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Mol Biosyst. 2013 Oct;9(10):2435-46. doi: 10.1039/c3mb70168a.

Theoretical study on the interaction of pyrrolopyrimidine derivatives as LIMK2 inhibitors: insight into structure-based inhibitor design.

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Institute of Functional Nano & Soft Materials (FUNSOM) and Jiangsu Key Laboratory for Carbon-Based Functional Materials & Devices, Soochow University, Suzhou, Jiangsu 215123, China.


LIM kinases (LIMKs), downstream of Rho-associated protein kinases (ROCKs) and p21-activated protein kinases (PAKs), are shown to be promising targets for the treatment of cancers. In this study, the inhibition mechanism of 41 pyrrolopyrimidine derivatives as LIMK2 inhibitors was explored through a series of theoretical approaches. First, a model of LIMK2 was generated through molecular homology modeling, and the studied inhibitors were docked into the binding active site of LIMK2 by the docking protocol, taking into consideration the flexibility of the protein. The binding poses predicted by molecular docking for 17 selected inhibitors with different bioactivities complexed with LIMK2 underwent molecular dynamics (MD) simulations, and the binding free energies for the complexes were predicted by using the molecular mechanics/generalized born surface area (MM/GBSA) method. The predicted binding free energies correlated well with the experimental bioactivities (r(2) = 0.63 or 0.62). Next, the free energy decomposition analysis was utilized to highlight the following key structural features related to biological activity: (1) the important H-bond between Ile408 and pyrrolopyrimidine, (2) the H-bonds between the inhibitors and Asp469 and Gly471 which maintain the stability of the DFG-out conformation, and (3) the hydrophobic interactions between the inhibitors and several key residues (Leu337, Phe342, Ala345, Val358, Lys360, Leu389, Ile408, Leu458 and Leu472). Finally, a variety of LIMK2 inhibitors with a pyrrolopyrimidine scaffold were designed, some of which showed improved potency according to the predictions. Our studies suggest that the use of molecular docking with MD simulations and free energy calculations could be a powerful tool for understanding the binding mechanism of LIMK2 inhibitors and for the design of more potent LIMK2 inhibitors.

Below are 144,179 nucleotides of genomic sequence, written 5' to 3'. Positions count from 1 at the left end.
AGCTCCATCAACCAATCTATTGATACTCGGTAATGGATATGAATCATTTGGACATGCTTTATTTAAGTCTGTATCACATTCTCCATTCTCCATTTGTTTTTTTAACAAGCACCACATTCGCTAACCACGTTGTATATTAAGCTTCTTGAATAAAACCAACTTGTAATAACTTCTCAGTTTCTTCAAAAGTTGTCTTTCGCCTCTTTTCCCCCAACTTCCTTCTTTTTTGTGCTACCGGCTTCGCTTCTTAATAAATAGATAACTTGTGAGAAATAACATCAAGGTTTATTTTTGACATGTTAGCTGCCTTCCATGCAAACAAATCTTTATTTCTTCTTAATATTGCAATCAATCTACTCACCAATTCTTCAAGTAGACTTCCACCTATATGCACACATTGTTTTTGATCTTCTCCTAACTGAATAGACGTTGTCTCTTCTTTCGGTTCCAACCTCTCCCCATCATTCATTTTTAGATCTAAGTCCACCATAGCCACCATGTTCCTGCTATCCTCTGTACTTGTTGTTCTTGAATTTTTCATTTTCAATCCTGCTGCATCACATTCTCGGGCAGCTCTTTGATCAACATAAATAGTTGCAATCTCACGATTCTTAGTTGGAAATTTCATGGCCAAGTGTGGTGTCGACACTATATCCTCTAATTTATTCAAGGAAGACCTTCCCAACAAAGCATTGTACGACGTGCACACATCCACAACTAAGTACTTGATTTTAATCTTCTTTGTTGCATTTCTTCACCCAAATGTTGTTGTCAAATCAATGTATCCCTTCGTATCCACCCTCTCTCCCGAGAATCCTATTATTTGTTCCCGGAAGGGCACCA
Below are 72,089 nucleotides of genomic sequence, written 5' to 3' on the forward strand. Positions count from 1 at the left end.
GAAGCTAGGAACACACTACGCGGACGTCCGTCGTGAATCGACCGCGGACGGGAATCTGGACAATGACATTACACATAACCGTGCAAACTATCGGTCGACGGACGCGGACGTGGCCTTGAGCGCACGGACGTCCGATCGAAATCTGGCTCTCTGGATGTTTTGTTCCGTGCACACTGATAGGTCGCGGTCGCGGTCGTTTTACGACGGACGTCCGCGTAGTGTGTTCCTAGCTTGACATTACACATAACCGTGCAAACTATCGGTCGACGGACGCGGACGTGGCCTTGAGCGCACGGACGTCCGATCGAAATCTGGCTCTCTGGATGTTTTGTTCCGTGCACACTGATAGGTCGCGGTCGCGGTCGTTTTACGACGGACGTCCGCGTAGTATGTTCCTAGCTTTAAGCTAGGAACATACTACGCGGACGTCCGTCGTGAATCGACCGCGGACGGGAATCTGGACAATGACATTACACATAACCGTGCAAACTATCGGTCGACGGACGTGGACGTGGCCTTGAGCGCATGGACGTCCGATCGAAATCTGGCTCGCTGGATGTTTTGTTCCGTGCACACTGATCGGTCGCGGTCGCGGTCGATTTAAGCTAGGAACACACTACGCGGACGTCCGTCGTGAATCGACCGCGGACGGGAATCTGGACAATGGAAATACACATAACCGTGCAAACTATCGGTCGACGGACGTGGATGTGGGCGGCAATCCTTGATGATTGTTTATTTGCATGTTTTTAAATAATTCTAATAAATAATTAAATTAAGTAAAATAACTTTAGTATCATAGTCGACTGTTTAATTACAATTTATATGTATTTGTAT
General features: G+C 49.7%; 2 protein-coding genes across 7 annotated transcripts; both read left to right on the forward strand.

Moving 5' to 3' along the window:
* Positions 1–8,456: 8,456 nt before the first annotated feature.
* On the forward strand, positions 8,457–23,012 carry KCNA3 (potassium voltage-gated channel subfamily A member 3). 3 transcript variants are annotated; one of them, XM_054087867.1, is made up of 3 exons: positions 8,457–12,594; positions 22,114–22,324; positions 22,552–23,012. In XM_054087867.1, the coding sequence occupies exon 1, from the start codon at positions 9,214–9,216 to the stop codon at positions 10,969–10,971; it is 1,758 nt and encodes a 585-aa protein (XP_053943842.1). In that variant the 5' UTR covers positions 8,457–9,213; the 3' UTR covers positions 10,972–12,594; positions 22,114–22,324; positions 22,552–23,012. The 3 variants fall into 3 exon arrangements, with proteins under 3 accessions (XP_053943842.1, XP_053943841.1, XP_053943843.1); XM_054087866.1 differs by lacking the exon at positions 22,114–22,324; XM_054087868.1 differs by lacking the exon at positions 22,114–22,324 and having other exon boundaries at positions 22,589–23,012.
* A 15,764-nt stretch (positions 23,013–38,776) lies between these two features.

[Indexed for MEDLINE]

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